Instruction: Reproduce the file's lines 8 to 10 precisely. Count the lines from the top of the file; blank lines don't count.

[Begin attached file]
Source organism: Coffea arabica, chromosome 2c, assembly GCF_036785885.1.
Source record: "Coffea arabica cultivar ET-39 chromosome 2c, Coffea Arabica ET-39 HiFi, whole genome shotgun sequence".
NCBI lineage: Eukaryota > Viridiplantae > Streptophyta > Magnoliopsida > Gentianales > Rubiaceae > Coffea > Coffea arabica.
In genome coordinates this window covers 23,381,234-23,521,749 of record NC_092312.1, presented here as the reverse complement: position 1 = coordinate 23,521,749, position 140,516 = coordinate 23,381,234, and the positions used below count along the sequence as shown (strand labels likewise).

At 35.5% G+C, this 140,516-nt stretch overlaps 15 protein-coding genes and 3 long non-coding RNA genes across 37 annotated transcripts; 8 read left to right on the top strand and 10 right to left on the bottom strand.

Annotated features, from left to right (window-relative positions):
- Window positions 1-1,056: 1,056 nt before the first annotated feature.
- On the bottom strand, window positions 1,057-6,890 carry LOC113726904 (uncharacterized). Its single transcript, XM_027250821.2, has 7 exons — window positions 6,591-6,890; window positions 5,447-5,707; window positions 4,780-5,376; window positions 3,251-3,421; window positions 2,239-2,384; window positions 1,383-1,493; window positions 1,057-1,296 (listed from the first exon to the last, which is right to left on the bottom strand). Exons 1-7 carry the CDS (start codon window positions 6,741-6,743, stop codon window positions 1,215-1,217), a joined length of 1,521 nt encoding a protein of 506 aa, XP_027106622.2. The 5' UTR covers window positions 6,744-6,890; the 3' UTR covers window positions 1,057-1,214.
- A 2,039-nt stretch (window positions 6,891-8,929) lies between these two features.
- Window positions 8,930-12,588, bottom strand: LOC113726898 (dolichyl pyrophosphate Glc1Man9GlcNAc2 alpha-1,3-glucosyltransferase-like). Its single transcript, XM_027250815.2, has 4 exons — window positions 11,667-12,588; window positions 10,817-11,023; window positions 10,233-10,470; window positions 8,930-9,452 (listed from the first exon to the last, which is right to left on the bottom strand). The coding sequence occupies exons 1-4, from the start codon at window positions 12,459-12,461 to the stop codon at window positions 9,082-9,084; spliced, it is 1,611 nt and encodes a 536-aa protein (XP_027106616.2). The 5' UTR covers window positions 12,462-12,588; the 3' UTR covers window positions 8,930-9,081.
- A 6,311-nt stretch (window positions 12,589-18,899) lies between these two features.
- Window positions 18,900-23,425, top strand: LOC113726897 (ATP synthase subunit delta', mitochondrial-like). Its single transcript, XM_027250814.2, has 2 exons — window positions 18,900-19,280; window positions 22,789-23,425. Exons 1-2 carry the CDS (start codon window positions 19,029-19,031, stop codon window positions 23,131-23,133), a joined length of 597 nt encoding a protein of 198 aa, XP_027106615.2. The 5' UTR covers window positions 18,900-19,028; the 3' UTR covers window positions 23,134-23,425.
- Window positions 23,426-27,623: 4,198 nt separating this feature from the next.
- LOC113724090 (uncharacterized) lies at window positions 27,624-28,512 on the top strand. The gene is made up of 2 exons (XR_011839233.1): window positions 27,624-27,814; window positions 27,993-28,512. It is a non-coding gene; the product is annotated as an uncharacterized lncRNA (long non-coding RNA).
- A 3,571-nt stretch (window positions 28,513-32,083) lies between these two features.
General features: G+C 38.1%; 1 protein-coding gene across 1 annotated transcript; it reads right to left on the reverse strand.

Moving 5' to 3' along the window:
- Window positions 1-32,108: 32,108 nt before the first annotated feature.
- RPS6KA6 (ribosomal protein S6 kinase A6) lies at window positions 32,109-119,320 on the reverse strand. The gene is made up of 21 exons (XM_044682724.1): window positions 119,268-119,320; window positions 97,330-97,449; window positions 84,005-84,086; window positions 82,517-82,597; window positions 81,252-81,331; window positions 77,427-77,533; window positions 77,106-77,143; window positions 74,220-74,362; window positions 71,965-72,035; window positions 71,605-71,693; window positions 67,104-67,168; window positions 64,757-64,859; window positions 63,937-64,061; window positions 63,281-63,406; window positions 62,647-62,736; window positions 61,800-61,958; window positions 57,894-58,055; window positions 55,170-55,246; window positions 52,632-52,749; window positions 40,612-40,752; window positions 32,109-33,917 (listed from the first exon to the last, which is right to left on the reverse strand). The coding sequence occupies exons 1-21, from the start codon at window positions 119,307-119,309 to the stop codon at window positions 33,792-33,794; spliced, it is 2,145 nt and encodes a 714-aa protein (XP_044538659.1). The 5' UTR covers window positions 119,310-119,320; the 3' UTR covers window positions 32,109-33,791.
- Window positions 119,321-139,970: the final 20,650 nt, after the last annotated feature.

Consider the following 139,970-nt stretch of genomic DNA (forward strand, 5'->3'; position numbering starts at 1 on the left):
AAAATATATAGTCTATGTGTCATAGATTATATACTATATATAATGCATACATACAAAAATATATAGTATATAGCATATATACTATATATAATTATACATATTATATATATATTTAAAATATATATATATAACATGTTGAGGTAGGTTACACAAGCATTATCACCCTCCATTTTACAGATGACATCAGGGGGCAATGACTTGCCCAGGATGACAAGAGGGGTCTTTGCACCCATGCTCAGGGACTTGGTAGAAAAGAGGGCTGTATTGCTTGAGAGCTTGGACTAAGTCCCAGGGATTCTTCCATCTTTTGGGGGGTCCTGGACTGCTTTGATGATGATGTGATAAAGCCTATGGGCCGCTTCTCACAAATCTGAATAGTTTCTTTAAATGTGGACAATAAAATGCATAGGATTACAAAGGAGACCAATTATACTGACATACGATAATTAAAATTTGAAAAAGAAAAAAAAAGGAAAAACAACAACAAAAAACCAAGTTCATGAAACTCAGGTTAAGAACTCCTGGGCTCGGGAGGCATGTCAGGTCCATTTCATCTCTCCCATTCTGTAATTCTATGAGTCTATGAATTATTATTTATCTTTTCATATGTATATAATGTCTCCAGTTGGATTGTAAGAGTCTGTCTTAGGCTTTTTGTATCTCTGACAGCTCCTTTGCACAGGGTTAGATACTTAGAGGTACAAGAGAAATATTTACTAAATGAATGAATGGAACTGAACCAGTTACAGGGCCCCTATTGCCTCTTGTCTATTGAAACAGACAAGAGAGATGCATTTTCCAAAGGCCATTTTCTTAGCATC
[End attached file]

- On the bottom strand, window positions 1,057-6,890 carry LOC113726904 (uncharacterized). Its single transcript, XM_027250821.2, has 7 exons — window positions 6,591-6,890; window positions 5,447-5,707; window positions 4,780-5,376; window positions 3,251-3,421; window positions 2,239-2,384; window positions 1,383-1,493; window positions 1,057-1,296 (listed from the first exon to the last, which is right to left on the bottom strand). Exons 1-7 carry the CDS (start codon window positions 6,741-6,743, stop codon window positions 1,215-1,217), a joined length of 1,521 nt encoding a protein of 506 aa, XP_027106622.2. The 5' UTR covers window positions 6,744-6,890; the 3' UTR covers window positions 1,057-1,214.
- A 2,039-nt stretch (window positions 6,891-8,929) lies between these two features.
- Window positions 8,930-12,588, bottom strand: LOC113726898 (dolichyl pyrophosphate Glc1Man9GlcNAc2 alpha-1,3-glucosyltransferase-like). Its single transcript, XM_027250815.2, has 4 exons — window positions 11,667-12,588; window positions 10,817-11,023; window positions 10,233-10,470; window positions 8,930-9,452 (listed from the first exon to the last, which is right to left on the bottom strand). The coding sequence occupies exons 1-4, from the start codon at window positions 12,459-12,461 to the stop codon at window positions 9,082-9,084; spliced, it is 1,611 nt and encodes a 536-aa protein (XP_027106616.2). The 5' UTR covers window positions 12,462-12,588; the 3' UTR covers window positions 8,930-9,081.